Key human rights issues in the UK
The UK's human rights come under review
The human rights record of every country in the world comes up for scrutiny at the UN Human Rights Council every five years, in a process known as the Universal Periodic Review (UPR). The process gives a formal role to non-governmental organisations (NGOs) like Amnesty International, and we take the opportunity to contribute to the reviews of as many countries as possible. The hope is that other states will make strong recommendations to the country under review, encouraging action to improve human rights. If the country accepts the recommendations, we can hold them to their promises. Even if it does not accept them, the fact that another state expresses concern can increase longer-term pressure.
At the UN, states check out the UK’s human rights performance – and find we could do better. The UK’s turn to be reviewed came in May 2017, and for us this was a golden opportunity to draw attention to key human rights issues: above all, the need to maintain a strong domestic legal framework to protect and promote human rights.
Here is a summary of Amnesty International's submission for the UN Universal Period Review.
Government has attempted to weaken the rules that protect human rights
- Government has aired proposals to withdraw from the European Convention on Human Rights.
- It has cut legal aid in civil cases, blocking access to justice for some of the most vulnerable people.
- It has disregarded decisions of the European Court of Human Rights.
- It must not scrap the Human Rights Act.
Security measures contravene international human rights standards
- The new Investigatory Powers Act legalises bulk interception and hacking of online communication by the government, encouraging disproportionate interference with rights to privacy and freedom of expression.
- The government uses diplomatic assurances to avoid its obligations not to send people to countries where they are likely to be tortured.
Women can be criminalised for terminating a pregnancy
In Northern Ireland a woman can be imprisoned for life for terminating a pregnancy – a procedure freely available on the NHS to women elsewhere in the UK.
Successive governments have failed to hold UK businesses, organisations and its own agencies to account for human rights abuses.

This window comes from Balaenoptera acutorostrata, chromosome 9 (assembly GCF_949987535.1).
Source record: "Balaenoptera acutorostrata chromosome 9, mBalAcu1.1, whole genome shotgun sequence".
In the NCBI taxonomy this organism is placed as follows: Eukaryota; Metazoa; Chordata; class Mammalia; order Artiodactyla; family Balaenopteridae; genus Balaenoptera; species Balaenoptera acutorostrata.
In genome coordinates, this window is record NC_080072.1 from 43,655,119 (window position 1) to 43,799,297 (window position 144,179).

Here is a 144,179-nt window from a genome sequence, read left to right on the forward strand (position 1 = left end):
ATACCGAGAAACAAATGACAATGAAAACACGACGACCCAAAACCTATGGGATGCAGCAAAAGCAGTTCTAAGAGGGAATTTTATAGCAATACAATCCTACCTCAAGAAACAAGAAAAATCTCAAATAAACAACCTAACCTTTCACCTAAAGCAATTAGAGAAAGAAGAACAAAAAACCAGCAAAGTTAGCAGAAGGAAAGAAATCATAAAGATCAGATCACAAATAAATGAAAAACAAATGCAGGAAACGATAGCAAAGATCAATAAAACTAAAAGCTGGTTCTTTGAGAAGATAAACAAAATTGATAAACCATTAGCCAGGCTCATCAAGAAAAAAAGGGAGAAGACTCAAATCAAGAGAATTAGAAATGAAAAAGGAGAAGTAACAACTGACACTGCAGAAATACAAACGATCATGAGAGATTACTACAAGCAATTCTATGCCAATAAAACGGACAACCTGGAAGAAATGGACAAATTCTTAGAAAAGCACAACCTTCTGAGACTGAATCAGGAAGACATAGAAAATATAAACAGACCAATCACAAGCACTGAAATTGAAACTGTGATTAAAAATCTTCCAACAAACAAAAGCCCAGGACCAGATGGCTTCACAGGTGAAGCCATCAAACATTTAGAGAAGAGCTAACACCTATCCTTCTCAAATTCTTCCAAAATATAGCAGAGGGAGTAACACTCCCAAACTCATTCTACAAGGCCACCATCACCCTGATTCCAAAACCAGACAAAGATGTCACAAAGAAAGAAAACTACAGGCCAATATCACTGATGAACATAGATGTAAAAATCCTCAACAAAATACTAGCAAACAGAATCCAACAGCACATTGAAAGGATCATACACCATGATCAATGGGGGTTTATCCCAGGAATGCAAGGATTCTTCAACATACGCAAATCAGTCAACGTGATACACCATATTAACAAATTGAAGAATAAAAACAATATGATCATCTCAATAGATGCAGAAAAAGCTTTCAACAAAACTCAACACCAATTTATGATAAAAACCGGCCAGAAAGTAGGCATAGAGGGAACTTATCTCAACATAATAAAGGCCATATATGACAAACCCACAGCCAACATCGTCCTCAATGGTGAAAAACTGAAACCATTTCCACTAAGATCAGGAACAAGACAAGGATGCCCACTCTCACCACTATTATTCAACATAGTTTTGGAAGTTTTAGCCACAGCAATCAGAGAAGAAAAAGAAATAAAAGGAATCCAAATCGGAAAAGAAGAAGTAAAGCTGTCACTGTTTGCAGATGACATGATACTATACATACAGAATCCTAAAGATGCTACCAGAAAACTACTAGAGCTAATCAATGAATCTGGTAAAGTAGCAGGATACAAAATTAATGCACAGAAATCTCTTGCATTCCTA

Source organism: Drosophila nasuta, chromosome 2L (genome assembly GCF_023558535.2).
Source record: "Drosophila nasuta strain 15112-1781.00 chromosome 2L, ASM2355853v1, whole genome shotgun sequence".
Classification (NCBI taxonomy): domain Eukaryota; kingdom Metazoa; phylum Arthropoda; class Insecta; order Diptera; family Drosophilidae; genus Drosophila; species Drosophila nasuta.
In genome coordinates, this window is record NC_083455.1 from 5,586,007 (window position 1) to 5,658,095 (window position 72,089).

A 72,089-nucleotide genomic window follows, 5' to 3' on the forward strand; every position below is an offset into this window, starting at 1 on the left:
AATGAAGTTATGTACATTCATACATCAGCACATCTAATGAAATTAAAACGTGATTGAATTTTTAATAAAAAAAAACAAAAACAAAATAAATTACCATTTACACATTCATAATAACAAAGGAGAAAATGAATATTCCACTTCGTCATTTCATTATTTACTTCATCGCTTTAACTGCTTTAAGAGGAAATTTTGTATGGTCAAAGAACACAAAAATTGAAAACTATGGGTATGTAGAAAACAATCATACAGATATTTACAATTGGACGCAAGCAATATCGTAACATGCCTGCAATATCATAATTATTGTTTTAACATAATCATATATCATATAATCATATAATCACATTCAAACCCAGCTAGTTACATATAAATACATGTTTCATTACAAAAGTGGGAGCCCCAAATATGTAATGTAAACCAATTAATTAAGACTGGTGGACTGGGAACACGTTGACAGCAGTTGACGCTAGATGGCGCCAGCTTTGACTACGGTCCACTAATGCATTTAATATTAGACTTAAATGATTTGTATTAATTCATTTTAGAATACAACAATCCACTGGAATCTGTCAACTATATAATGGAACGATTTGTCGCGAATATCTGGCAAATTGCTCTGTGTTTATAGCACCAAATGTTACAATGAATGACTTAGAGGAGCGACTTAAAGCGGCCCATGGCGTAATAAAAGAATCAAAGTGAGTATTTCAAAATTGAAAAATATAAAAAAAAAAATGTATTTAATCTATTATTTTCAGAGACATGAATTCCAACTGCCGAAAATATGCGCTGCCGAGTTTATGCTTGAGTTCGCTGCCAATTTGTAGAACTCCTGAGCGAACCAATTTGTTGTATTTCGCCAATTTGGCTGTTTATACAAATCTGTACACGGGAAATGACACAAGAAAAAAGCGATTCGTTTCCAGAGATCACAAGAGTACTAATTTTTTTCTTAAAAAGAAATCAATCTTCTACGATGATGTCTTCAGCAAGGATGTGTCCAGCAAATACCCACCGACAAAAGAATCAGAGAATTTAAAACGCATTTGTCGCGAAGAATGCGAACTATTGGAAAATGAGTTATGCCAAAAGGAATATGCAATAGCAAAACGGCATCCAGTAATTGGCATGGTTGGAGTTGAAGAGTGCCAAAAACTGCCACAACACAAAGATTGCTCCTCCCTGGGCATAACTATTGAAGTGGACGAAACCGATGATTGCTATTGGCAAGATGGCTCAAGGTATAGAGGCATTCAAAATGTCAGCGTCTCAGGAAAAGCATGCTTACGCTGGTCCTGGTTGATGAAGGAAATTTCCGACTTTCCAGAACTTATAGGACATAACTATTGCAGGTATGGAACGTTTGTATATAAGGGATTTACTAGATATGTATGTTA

- The long-promised inquiry into allegations of UK involvement in torture and ill-treatment of detainees in the ‘war on terror’ will not be independent. It is to be carried out by the parliamentary Intelligence and Security Committee, whose membership and activities are largely controlled by the Prime Minister.
- The government has yet to establish a comprehensive investigation of all allegations of human rights abuses during the armed conflict in Northern Ireland.
- UK companies can evade criminal liability for serious human rights abuses abroad, even if they result from illegal acts in the UK.
UK has adopted laws and policies designed to 'create a hostile environment for illegal immigrants' - Theresa May
This environment affects anyone suspected of being here without permission, whether or not that is actually the case. abuses.
- Recent legislation and policy changes have co-opted landlords, hospitals and schools into immigration control.This includes denying people access to housing and health care or passing personal data to immigration authorities, based on suspicion about a person’s immigration status.
- Thousands of people – including torture survivors and people with serious mental illness – are held in immigration detention with no fixed time limit.
- Since 2012, overseas domestic workers have had their immigration status tied to their employer, making them especially vulnerable to abuse.
Our blogs are written by Amnesty International staff, volunteers and other interested individuals, to encourage debate around human rights issues. They do not necessarily represent the views of Amnesty International.